Hollywood Actresses Facing Prison Time:
Felicity Huffman and Lori Loughlin are better known for their respective roles in television hits such as “Desperate Housewives” and “Full House,” but they are now making headlines for their alleged roles in a very scandalous bribery affair involving university admissions for their daughters. Both actresses appeared before a federal judge in Boston in early April, but they did not enter a plea, thus prompting legal analysts to believe that jail sentences could be likely for both.
The scandal is centered on the [Key Worldwide Foundation, a business organization that reportedly offered consultancy services to parents who wanted to improve their children’s chances of being admitted into Ivy League colleges such as the University of Southern California and Yale University. Prosecutors say that William Singer, director of the aforementioned foundation, actually collected $25 million from wealthy parents such as Loughlin and Huffman to bribe university admissions counselors.
“Operation Varsity Blues” is the name of the covert activity conducted by the Federal Bureau of Investigation as it scrutinized Singer and 49 other individuals allegedly involved in this case. In addition to receiving monetary bribes, Singer reportedly forged documents, prepared fake entrance exams, invented student profiles, and even secured athletic scholarships for young college prospects who would otherwise not have been admitted into elite institutions. It is interesting to note that “Varsity Blues” is a 1999 film centered on the fictional lives of a group of small town college students who could not qualify to get into elite schools.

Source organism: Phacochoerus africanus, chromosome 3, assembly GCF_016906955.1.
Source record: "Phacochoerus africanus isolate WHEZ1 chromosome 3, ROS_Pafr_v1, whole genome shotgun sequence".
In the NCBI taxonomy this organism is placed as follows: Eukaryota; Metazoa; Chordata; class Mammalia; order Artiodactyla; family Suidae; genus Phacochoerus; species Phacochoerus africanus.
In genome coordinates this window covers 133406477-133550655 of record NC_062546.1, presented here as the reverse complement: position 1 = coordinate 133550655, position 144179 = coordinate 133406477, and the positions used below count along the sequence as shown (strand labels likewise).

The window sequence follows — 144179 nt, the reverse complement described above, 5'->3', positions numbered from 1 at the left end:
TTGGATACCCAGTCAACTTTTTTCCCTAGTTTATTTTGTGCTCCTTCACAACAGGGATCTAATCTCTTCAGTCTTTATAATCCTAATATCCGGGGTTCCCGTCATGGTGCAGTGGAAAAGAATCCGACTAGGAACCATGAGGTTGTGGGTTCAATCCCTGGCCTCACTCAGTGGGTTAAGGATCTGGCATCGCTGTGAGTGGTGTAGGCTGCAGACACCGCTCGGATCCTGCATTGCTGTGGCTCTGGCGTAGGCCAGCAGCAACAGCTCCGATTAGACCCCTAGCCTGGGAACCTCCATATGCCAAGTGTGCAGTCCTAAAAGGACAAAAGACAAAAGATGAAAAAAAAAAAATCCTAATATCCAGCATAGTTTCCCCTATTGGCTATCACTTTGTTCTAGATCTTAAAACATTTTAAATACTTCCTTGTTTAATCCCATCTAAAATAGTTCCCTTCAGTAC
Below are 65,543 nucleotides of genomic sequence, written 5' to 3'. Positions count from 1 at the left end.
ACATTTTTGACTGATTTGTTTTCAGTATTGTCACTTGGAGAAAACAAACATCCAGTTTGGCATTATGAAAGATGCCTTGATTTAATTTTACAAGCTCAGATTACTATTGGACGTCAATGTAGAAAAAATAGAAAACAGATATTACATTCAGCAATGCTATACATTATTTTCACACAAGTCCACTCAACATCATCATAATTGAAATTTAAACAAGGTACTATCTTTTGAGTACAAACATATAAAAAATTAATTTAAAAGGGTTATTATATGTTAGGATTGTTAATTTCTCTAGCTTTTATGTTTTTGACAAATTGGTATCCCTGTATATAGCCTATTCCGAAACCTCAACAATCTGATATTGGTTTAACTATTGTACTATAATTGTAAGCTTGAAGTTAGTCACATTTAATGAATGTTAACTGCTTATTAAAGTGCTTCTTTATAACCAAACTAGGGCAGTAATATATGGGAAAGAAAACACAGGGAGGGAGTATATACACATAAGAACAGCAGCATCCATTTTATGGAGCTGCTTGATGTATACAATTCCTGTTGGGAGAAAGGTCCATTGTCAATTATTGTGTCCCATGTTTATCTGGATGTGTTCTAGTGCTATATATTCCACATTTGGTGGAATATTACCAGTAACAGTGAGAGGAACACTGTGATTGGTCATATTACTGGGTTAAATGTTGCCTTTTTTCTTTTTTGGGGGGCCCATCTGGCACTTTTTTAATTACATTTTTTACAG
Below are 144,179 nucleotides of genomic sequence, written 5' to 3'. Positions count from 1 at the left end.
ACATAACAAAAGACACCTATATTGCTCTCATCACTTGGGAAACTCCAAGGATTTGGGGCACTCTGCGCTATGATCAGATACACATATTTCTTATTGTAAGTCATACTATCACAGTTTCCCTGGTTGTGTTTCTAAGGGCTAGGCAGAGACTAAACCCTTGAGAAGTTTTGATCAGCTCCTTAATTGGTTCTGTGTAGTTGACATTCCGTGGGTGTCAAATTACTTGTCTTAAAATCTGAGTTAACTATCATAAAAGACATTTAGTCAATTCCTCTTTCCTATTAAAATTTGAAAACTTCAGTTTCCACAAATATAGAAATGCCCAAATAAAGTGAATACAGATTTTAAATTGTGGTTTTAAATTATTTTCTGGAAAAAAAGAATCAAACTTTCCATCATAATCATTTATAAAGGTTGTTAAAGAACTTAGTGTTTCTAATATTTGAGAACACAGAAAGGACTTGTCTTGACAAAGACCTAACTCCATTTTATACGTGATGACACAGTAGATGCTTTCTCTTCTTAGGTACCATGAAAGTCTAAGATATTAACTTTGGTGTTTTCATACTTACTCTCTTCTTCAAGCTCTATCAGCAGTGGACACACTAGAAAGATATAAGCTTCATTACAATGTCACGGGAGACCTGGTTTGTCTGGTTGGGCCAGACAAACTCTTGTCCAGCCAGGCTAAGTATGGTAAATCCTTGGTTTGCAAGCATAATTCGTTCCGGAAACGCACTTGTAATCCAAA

As the situation stands, Huffman and Loughlin could conceivably receive jail sentences ranging between six months and two years. Since public indignation over the case has been growing in recent weeks, there is a stronger chance of a prison outcome. The outrage is multifaceted: on one hand, there is the matter of undeserved privilege, on the other hand, many Americans feel that the system has always been rigged to favor the wealthiest families. The pressure of getting into an Ivy League institution is a matter of adding prestige to a curriculum vitae, and making powerful connections to keep up the status-quo of wealthy clans.
Socio-economic analysts who have followed this scandal have pointed out how much it reflects on a broken system that perpetuates elitism. The combination of wealth and fraud has unfortunately fueled the success of many American institutions, and the vaunted Ivy League system is not an exception. For students trying to get into these schools on their own academic and athletic merits, this is a devastating realization.